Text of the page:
WEST PALM BEACH, Fla. — There’s a slice of atmosphere where ocean meets sky that is a mystery to tropical meteorologists — a chaotic place where hurricane winds tear, 50-foot waves tower and evaporation feeds intensification.
But for the first time, messages from that frothy space were transmitted to scientists from the eyewall of a Category 4 cyclone by a specially equipped vessel floated into the path of Hurricane Sam as it tore through the Atlantic basin last month.
Created by the California-based company Saildrone, the solar-powered, unmanned vehicle looks similar to a canoe but is self-righting with a lead-weighted keel and a unique wing that helps with stabilization.
While the data collected by the drone in Sam’s eyewall was experimental and not used in forecasts by the National Hurricane Center, researchers see a potential to improve weather models with measurements including near-surface temperature, humidity levels, wave heights, wind speeds and ocean salinity.
The project is a partnership between the National Oceanic and Atmospheric Administration and Saildrone.
“Hurricanes are fueled by the ocean through heat flux and we want to better understand the physical process happening in the air and sea interface,” said Jun Zhang, a meteorologist with NOAA’s Hurricane Research Division who worked on the experiment and flew missions into Hurricane Sam. “This process is one of the keys for hurricane intensification.”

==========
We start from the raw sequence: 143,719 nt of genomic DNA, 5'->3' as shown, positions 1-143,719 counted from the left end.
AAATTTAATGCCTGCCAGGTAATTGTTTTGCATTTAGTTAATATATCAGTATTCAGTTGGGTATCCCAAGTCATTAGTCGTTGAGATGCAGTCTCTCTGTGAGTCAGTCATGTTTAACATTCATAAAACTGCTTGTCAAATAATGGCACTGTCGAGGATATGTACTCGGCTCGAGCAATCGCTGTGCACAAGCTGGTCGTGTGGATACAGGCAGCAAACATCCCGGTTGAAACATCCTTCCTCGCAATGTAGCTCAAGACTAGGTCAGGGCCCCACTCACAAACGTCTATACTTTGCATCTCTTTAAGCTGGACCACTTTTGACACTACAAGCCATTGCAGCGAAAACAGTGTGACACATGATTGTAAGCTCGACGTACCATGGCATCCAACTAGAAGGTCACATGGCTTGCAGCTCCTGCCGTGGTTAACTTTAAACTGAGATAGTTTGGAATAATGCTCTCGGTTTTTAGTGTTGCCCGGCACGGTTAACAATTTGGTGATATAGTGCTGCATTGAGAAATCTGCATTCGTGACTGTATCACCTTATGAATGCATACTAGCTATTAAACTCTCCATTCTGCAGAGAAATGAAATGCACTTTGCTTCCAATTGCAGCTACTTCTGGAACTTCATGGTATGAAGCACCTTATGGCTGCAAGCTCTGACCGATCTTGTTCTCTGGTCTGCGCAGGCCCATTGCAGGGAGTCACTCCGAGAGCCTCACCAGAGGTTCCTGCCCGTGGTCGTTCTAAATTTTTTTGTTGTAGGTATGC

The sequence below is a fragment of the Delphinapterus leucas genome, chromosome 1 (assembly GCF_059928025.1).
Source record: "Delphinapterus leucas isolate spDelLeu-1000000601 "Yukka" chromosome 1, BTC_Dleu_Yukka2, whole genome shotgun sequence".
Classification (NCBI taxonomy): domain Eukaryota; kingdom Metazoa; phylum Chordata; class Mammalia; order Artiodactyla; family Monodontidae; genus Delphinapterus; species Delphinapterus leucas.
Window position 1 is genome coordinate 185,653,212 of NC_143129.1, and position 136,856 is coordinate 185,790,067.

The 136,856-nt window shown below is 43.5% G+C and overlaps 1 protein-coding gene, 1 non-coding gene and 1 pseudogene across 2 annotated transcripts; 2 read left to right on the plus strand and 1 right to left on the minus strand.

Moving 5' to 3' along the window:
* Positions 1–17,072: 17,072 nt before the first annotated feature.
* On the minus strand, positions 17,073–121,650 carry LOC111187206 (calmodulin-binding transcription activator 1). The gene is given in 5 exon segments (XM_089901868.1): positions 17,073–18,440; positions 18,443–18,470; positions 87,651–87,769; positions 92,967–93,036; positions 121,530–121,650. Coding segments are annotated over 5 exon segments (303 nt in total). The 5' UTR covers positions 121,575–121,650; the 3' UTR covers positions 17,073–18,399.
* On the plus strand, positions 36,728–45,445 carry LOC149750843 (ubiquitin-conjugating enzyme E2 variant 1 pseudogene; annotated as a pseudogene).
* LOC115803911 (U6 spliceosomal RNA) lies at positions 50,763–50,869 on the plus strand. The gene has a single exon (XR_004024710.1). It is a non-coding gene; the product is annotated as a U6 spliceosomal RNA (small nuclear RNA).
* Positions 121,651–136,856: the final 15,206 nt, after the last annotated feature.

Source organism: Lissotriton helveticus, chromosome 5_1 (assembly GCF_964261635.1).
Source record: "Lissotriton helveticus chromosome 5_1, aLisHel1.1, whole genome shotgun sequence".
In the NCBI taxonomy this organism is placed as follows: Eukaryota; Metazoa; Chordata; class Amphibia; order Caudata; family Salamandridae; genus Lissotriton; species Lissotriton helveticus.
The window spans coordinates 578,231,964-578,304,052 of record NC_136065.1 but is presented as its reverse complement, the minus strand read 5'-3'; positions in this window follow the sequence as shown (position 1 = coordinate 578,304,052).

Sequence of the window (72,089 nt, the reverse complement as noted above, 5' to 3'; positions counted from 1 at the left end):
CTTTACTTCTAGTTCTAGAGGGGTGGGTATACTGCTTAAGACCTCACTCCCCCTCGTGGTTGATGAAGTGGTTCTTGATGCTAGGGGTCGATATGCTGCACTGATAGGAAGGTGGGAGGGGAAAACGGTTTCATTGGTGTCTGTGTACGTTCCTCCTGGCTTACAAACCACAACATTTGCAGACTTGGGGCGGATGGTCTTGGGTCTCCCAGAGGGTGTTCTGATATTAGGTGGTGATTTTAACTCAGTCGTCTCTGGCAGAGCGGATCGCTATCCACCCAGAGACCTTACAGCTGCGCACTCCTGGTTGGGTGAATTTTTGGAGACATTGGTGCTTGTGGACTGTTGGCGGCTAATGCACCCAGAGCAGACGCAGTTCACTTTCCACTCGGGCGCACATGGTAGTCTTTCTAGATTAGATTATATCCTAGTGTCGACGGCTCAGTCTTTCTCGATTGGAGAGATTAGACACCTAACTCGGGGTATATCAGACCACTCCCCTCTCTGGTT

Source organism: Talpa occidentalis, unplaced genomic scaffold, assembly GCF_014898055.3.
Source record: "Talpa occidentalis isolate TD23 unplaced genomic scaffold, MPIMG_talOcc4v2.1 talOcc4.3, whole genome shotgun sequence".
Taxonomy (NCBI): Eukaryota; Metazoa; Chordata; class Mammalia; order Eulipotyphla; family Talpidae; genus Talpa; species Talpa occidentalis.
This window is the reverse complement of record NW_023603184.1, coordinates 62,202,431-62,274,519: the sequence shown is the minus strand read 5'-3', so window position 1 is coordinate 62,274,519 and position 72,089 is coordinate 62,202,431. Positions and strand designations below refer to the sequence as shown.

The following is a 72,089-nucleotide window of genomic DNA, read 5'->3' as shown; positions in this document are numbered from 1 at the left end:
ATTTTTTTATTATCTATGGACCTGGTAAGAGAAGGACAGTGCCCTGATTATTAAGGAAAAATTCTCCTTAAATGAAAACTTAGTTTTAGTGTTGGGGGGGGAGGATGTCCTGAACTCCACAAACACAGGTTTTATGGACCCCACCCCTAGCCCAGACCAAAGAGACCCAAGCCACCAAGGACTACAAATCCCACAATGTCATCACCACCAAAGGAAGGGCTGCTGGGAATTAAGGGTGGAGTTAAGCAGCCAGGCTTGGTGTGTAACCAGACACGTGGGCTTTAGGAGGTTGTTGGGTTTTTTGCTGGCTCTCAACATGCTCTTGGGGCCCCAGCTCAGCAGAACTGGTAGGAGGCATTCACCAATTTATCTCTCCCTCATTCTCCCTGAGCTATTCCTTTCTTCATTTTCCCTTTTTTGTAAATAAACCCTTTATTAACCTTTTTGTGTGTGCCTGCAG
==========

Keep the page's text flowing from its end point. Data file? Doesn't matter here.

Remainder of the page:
Intensification, especially rapid intensification, remains a challenge for hurricane forecasters. Rapid intensification is defined as an increase in winds speeds of at least 35 mph in 24 hours.
This hurricane season, six storms underwent a rapid intensification, including Sam, which accelerated from an 85-mph Category 1 storm at 5 p.m. Sept. 24 to a 140 mph Cat 4 by 5 p.m. the next day.
While hurricane track predictions have showed consistent improvement, intensity predictions stagnated through the '70s, '80s, '90s and early 2000s. Some small improvements in intensity forecasting have been measured since 2013, according to a 2020 study in the journal of the American Meteorological Society.
Brian Connon, vice president of ocean mapping for Saildrone, said sending the 23-foot long vehicles into a hurricane wasn’t something being considered by the company in 2014 when it was founded.